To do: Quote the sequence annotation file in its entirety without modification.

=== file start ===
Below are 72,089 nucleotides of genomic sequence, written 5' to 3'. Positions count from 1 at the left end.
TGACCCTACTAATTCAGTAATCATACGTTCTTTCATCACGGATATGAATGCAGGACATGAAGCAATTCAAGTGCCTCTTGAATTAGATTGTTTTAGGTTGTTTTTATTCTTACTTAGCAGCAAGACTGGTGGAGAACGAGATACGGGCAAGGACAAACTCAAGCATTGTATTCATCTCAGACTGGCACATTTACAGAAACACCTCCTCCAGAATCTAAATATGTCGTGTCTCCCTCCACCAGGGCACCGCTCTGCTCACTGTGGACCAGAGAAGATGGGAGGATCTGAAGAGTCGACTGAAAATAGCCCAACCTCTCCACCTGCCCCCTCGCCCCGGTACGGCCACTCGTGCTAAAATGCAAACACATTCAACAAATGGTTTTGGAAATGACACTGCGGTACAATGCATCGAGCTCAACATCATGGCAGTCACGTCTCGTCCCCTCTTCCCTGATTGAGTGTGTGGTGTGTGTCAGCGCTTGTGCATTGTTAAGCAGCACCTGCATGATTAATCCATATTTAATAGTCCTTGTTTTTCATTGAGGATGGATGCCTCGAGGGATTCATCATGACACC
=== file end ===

Below are 72,089 nucleotides of genomic sequence, written 5' to 3'. Positions count from 1 at the left end.
TGACCCTACTAATTCAGTAATCATACGTTCTTTCATCACGGATATGAATGCAGGACATGAAGCAATTCAAGTGCCTCTTGAATTAGATTGTTTTAGGTTGTTTTTATTCTTACTTAGCAGCAAGACTGGTGGAGAACGAGATACGGGCAAGGACAAACTCAAGCATTGTATTCATCTCAGACTGGCACATTTACAGAAACACCTCCTCCAGAATCTAAATATGTCGTGTCTCCCTCCACCAGGGCACCGCTCTGCTCACTGTGGACCAGAGAAGATGGGAGGATCTGAAGAGTCGACTGAAAATAGCCCAACCTCTCCACCTGCCCCCTCGCCCCGGTACGGCCACTCGTGCTAAAATGCAAACACATTCAACAAATGGTTTTGGAAATGACACTGCGGTACAATGCATCGAGCTCAACATCATGGCAGTCACGTCTCGTCCCCTCTTCCCTGATTGAGTGTGTGGTGTGTGTCAGCGCTTGTGCATTGTTAAGCAGCACCTGCATGATTAATCCATATTTAATAGTCCTTGTTTTTCATTGAGGATGGATGCCTCGAGGGATTCATCATGACACC